The temporal discrimination threshold (TDT) is a proposed pre-clinical biomarker (endophenotype) for adult onset isolated focal dystonia (AOIFD). Age- and sex-related effects on temporal discrimination demonstrate that women, before the age of 40 years, have faster temporal discrimination than men but their TDTs worsen with age at almost three times the rate of men. Thus after 40 years the TDT in women is progressively worse than in men. AOIFD is an increasingly female-predominant disorder after the age of 40; it is not clear whether this age-related sexually-dimorphic difference observed for both the TDT and sex ratio at disease onset in AOIFD is a hormonal or chromosomal effect. The aim of this study was to examine temporal discrimination at weekly intervals during two consecutive menstrual cycles in 14 healthy female volunteers to determine whether physiological hormonal changes affected temporal discrimination. We observed no significant differences in weekly temporal discrimination threshold values during the menstrual cycles and no significant correlation with the menstrual cycle stage. This observed stability of temporal discrimination during cyclical hormonal change raises interesting questions concerning the age-related sexually-dimorphic decline observed in temporal discrimination. Our findings pave the way for future studies exploring potential pathomechanisms for this age-related deterioration.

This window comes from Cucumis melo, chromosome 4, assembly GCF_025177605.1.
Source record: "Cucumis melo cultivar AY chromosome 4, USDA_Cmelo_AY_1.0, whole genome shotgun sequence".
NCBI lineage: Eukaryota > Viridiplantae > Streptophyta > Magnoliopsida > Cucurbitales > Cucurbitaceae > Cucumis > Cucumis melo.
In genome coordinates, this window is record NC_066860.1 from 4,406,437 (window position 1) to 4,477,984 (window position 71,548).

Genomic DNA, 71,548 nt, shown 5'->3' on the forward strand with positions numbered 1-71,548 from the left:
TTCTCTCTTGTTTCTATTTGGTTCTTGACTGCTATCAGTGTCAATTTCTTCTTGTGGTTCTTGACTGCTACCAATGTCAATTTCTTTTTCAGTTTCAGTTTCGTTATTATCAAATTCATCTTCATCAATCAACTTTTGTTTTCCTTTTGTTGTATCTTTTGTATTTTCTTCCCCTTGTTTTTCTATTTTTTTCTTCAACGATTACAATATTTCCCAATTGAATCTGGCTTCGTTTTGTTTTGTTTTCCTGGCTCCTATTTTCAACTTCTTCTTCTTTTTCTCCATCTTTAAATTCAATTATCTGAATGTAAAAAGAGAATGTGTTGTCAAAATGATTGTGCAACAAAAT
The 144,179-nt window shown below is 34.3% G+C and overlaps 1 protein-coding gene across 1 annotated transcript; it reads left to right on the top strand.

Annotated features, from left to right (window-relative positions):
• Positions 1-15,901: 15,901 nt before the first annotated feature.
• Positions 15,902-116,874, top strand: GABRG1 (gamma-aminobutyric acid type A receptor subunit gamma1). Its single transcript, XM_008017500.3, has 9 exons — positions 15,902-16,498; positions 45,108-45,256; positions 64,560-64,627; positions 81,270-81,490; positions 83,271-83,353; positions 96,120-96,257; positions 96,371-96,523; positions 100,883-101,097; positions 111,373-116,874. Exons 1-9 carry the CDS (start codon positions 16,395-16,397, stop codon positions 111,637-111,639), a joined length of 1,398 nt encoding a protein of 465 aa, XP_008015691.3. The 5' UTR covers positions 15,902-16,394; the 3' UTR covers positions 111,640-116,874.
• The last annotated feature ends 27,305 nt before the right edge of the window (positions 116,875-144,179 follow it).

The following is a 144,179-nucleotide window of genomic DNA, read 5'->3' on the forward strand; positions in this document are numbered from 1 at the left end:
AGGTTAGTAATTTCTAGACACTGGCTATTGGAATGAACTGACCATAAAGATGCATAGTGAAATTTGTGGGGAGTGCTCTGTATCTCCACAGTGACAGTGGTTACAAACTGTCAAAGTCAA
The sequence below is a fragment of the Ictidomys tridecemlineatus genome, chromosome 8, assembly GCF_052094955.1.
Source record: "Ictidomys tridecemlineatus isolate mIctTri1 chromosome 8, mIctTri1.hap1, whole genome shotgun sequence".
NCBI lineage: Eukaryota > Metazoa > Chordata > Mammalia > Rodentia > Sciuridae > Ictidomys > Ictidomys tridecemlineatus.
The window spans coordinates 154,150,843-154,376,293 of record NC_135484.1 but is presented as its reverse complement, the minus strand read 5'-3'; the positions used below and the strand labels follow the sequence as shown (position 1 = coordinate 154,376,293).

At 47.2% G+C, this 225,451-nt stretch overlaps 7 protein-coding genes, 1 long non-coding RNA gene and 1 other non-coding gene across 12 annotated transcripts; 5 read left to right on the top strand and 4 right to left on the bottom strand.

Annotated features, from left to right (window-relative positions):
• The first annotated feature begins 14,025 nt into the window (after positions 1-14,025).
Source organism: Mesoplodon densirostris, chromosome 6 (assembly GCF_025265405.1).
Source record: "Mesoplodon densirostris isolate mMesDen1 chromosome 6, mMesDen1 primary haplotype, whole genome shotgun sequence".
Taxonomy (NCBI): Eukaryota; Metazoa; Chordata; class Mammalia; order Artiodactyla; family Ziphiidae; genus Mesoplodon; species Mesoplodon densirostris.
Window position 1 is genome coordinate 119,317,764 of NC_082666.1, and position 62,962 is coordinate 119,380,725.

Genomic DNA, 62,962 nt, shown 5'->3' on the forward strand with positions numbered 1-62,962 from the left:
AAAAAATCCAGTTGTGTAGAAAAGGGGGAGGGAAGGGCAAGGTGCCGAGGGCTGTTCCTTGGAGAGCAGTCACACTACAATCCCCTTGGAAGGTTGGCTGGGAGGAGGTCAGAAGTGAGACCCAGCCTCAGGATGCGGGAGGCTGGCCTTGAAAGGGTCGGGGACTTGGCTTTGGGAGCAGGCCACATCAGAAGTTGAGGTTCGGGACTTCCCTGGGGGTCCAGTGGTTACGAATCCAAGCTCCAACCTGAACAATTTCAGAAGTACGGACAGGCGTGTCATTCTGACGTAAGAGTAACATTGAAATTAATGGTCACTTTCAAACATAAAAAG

University College Dublin ->